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Cheltenham Literary Festival : Where were the black faces?

posted on 12 Oct 2015

Cheltenham Literary Festival : Where were the black faces?

I have just spent two weekends attending a number of events at the Cheltenham Literature Festival and I couldn’t help but be struck by the absence of readers and book enthusiasts from black or minority group backgrounds. As soon as I became aware of the overwhelming whiteness of all of the crowds, I became almost obsessed with the lack of diversity and it made me start wondering why this was the case.

Cheltenham has a minority ethnic population that is below the UK average – almost 11% compared with a national average of 14%. So, a lower number but not so significantly low that it would account for the attendance levels I saw at this festival. Could it be that people from Black and Minority Ethnic (BAME) backgrounds are just less interested in books and literary events? That seems unlikely. What is indisputable is that they didn’t see this as an environment they wanted to spend time in.

It has to be admitted that festivals like this are a pretty middle class affair (something that makes me as a working class man  uncomfortable too) and the tickets cost money to book -  but the prices are modest compared to an evening out at almost any other entertainment venue. It’s unlikely in my view that it is cost that is causing this situation.

However, I do think the festival has the feel of a gathering of the white, middle-class clan and that this creates an almost overpowering sense of who this festival is for – and it’s not black people. I’m sure the organisers would say with complete honesty that they would welcome people from all backgrounds and that they go out of their way not to discriminate - and I believe them. But that’s not the same as understanding the kind of cultural messages that are being created and the way they act to exclude people from outside the white middle class mainstream.

It was not only the audience that was overwhelmingly white. The events were dominated by white writers and even the ancillary staff in the food halls, the book tents and the promotional stalls were predominantly white – finding a black face was like a Where’s Wally search. All of this chimes uncomfortably with the recent report Writing the Future: Black and Asian Authors and Publishers in the UK Market Place produced by Spread The Word (http://www.spreadtheword.org.uk/resources/view/writing-the-future) .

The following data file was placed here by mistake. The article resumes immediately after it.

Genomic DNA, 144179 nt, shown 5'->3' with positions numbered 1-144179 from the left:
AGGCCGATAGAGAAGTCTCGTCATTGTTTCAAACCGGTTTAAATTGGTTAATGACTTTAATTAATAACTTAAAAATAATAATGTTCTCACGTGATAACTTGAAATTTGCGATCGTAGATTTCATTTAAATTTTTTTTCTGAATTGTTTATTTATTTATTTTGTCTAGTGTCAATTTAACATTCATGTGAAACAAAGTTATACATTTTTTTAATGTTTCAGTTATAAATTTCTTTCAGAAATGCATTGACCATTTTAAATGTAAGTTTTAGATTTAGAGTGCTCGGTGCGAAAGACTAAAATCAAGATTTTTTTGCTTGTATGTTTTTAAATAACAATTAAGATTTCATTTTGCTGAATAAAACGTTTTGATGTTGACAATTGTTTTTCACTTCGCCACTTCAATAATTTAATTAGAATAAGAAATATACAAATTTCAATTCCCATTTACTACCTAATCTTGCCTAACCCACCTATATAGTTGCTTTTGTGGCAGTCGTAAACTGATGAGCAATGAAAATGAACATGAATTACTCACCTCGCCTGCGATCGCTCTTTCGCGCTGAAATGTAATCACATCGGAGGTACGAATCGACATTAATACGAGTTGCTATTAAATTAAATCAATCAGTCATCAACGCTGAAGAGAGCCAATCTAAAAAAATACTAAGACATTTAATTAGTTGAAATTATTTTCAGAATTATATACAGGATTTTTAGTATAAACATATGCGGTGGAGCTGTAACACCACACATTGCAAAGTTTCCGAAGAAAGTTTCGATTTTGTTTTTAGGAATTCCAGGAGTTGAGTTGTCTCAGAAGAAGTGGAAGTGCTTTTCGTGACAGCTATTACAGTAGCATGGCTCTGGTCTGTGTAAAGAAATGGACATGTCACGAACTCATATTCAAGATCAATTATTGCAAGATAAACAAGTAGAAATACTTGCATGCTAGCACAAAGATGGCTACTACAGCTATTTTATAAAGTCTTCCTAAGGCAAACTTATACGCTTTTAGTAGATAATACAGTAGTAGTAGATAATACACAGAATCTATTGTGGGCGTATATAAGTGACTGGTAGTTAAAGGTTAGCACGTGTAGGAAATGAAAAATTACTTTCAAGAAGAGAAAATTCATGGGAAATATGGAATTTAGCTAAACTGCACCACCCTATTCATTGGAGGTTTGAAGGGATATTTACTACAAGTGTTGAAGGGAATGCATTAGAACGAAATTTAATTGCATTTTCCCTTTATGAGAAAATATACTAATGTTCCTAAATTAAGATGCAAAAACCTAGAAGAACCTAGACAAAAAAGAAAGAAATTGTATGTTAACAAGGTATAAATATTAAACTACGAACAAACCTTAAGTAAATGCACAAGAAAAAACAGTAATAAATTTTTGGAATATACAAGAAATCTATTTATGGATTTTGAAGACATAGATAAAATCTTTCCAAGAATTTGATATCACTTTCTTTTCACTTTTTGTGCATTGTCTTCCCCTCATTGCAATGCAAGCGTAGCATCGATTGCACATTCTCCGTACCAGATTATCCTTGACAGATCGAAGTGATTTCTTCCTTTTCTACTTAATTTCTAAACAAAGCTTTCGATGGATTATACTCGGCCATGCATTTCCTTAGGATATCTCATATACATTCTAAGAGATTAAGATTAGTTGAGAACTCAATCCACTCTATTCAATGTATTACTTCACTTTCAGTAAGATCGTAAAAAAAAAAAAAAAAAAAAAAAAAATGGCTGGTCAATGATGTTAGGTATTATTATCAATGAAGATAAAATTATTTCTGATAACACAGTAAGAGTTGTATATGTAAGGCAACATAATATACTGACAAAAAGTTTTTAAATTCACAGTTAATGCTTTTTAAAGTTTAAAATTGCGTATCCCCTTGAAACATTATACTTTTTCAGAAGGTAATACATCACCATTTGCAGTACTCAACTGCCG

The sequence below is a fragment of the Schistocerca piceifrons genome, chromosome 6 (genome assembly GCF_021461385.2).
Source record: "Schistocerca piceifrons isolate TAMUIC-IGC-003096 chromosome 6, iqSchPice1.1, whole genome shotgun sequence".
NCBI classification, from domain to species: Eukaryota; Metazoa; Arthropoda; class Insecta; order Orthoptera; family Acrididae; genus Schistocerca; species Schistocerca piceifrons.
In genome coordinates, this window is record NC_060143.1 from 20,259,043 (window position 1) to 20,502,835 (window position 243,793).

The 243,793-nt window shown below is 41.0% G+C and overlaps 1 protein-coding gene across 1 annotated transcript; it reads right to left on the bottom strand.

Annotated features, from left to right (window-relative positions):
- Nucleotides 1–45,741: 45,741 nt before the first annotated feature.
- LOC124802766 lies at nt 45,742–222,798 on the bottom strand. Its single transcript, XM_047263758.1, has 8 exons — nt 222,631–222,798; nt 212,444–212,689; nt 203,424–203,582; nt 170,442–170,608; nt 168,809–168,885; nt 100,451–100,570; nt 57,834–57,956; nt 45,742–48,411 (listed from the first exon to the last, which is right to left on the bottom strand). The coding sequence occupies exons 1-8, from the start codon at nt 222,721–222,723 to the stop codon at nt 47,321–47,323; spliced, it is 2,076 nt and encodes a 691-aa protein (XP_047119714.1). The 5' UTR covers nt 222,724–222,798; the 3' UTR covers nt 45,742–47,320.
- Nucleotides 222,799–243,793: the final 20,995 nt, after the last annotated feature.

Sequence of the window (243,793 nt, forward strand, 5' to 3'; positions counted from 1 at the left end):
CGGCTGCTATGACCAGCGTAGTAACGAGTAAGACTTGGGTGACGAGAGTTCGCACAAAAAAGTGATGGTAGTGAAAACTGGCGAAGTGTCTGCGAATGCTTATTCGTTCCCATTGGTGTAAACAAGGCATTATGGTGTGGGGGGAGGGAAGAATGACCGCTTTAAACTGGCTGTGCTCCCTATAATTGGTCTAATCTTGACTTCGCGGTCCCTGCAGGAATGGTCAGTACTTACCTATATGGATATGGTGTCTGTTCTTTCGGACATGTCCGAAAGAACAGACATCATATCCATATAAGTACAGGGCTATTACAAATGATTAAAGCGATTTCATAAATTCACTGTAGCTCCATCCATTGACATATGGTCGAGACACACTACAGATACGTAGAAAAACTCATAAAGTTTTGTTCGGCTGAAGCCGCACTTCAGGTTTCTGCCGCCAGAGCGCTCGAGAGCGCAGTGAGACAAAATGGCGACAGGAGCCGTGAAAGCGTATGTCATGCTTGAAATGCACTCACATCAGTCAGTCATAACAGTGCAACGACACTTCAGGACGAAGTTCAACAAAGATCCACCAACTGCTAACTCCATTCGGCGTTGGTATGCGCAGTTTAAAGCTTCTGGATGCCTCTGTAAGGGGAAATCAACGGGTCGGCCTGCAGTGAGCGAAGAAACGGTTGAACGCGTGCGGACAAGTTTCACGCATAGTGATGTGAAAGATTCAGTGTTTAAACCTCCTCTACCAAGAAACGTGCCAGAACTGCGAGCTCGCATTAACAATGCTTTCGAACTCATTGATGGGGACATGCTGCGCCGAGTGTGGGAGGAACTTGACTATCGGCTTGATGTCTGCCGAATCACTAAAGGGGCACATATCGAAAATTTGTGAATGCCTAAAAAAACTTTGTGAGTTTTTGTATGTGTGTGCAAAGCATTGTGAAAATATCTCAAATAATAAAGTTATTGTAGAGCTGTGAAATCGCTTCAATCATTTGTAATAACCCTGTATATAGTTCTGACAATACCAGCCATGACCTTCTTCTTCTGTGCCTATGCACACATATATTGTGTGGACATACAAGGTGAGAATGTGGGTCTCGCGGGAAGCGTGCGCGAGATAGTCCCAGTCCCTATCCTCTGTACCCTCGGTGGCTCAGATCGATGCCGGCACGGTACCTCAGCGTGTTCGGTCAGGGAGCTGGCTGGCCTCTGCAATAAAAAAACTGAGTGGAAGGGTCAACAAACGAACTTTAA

Spread The Word were able to show that diversity in the publishing world was the exception rather than the rule:
 A survey of publishers and literary agents indicates that of the respondents over 74 percent of those employed by large publishing houses, and an alarming 97 per cent of agents, believe that the industry is only "a little diverse" or "not diverse at all."

This lack of diversity has also been noted by BAME authors who fear they are being marginalised or ghettoised by the expectation that they should produce certain types of post-colonial writing.
 
Maybe this is the problem. Could it be that there aren’t black audiences because so few books that are being published that speak to them and so few writers booked for the festival seem remotely relevant?  A little while ago we broke the habit of a lifetime and went to the Hay festival - specifically to see Toni Morrison speak. For the first time  (and pretty much only time at any literary festival), we were among a genuinely ethnically diverse audience who had come to see someone who spoke to their issues and their identity.
 
Come on Cheltenham – get to grips with this. Let’s have a focus on BAME literature next time. Not just a tokenistic affair either – think through the cultural issues and try and make a change.
 
 
Terry Potter
October 2015

( photograph : http://www.dailyglos.com/ )